Form a company outside of the US?


This is definitely a different flavor of a common question. Here are the basic stats:

  • Online only startup -- no physical presence.
  • Everyone works from home.
  • We have 8 people in 4 countries (5 in USA in 3 states).
  • We have not chosen an entity type / location yet.
  • We are not generating revenues yet.
  • We are not looking for funding and wish to stay private (meaning we don't need a c-corp).
  • 2 US owners, 1 Canadian owner

I understand that forming in the US will likely require us to eventually register in the 3 different states -- which to me seems like a complex amount of overhead as far as taxation is concerned. Sure we can go the 1099 route for a little while, but eventually we'll need real employees, real withholding, etc.

So maybe I have a crazy idea -- and that is "What if we form our corporation outside of the US? -- like Canada? If we did so, with only a single Canadian owner in the startup, could we do the following:

  1. Avoid withholding taxes on everyone except the Canadian?
  2. Keep everyone as a permanent contractor?
  3. Have 2 of 3 owners inside the US?
  4. Treat it like an LLC where all money is distributed as a pass-through entity regardless of revenue?
  5. Maintain limited liability for all owners.
  6. Only file taxes and register in a single location!

If this could work, it would greatly minimize our administrative needs. This isn't about mitigating taxes. Typically, an LLC just passes all revenues through to the employees where each employee declares and pays their own taxes, but when the employees are scattered all over the US and world, it gets particularly complicated.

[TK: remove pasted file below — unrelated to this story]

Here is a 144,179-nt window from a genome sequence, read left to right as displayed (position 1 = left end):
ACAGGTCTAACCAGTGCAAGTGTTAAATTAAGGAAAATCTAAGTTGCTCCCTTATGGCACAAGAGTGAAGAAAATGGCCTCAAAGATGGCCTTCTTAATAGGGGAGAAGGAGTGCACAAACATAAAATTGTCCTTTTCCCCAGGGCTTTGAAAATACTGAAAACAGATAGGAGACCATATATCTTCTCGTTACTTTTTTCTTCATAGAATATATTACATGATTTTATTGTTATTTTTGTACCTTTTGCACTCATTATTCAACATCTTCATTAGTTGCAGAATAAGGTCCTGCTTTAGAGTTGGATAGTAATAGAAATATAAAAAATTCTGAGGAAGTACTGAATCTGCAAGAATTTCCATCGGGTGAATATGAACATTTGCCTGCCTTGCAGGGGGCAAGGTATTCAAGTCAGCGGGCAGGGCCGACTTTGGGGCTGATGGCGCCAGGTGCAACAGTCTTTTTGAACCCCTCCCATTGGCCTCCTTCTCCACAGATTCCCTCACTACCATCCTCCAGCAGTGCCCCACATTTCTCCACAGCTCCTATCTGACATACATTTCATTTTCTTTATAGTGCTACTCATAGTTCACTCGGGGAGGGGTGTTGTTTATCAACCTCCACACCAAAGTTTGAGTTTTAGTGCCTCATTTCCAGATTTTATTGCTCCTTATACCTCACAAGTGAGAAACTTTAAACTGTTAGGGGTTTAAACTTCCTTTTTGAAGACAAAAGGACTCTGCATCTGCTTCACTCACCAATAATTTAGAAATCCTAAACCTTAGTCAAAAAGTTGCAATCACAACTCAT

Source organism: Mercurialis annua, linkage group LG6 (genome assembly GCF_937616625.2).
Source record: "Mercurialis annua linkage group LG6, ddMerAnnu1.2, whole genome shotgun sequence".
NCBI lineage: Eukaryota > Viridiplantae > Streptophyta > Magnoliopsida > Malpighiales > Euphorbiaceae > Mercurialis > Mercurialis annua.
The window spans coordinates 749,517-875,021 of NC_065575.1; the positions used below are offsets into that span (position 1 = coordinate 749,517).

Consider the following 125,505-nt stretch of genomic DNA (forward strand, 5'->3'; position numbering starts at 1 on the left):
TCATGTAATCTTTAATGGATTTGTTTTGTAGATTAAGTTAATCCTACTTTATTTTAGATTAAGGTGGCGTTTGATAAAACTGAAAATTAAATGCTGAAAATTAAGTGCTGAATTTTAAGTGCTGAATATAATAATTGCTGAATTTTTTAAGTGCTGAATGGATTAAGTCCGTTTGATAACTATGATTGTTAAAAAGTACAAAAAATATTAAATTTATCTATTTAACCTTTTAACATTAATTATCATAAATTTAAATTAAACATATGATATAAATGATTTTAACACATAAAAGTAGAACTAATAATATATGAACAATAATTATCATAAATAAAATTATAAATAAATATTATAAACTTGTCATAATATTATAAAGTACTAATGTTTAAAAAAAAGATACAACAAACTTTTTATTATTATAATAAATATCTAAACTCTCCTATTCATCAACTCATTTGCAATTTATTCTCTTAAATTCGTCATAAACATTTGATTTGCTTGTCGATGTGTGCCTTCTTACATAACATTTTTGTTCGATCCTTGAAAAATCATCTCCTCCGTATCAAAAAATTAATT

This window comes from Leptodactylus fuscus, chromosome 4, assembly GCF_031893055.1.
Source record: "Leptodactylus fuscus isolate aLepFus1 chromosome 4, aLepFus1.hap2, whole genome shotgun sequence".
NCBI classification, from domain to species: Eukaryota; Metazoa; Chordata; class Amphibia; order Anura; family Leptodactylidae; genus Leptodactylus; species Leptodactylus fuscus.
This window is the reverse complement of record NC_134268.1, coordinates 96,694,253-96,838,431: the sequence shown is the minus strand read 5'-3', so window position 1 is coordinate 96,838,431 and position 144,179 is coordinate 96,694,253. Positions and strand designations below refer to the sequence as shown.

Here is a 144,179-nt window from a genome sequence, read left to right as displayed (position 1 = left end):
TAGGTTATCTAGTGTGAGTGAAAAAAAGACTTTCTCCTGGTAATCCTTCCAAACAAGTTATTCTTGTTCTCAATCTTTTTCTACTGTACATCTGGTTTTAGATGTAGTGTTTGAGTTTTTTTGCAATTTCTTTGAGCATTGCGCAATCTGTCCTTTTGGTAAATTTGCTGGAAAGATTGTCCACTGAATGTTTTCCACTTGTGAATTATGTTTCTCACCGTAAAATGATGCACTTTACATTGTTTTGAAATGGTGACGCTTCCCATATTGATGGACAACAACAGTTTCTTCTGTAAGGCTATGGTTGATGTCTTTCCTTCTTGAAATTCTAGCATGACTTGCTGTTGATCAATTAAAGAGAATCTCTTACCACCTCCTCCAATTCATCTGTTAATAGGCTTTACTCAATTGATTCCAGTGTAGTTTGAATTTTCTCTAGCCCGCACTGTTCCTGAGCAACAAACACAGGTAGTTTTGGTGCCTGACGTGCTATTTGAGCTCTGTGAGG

Tax Canada International USA

asked Oct 4 '10 at 06:15
26 points

2 Answers


Neat idea, but if you are serious about this ask a tax accountant with cross-border taxation experience.

I think 3,5,6 are possible.

You'll unfortunately miss the capital gains advantages of being a Canadian Controlled Private Corporation (CCPC) (<50 shareholders, Canadian controlled) if you sell the company.

There's also a slot on the Revenue Canada online payroll deductions calculator for overseas employees - I think they get deemed resident in Canada - so I don't think US employees will benefit from lack of tax deductions at source.

The only way to avoid the hassle of payroll taxes is to either (a) incorporate somewhere without income taxes, or (b) not have employees. i.e. use subcontractors.

Canada (like the US/UK) have rules intended to prevent employees being taxed as contractors. Many agencies require that self-employed contract staff are incorporated to reduce the risk of an employer-employee relationship being inferred. If the people working for you are choosing their own office hours, not directly supervised, and could (theoretically) pay someone else to do their work instead of them, you are probably safe. The Canada Revenue Agency web site has the gory details.

I'm not sure whether a Canadian corporation will achieve your objectives any better than registering in a tax-friendly US state (Delaware?), or a nice warm country (Bermuda).

But I'm not an accountant, and don't even want to play one on TV.

answered Oct 4 '10 at 14:11
946 points


Canada and the US have a tax treaty that basically penalizes you in this scenario. With 2 owners in the US, assuming an equal split of shares between owners, the corporation created in Canada would be considered to be foreign-owned, under situation 3. Tax rates would be quite high as a result.

You really need to speak to an accountant familiar with the cross-border tax laws, though.

answered Oct 4 '10 at 22:17
4,692 points

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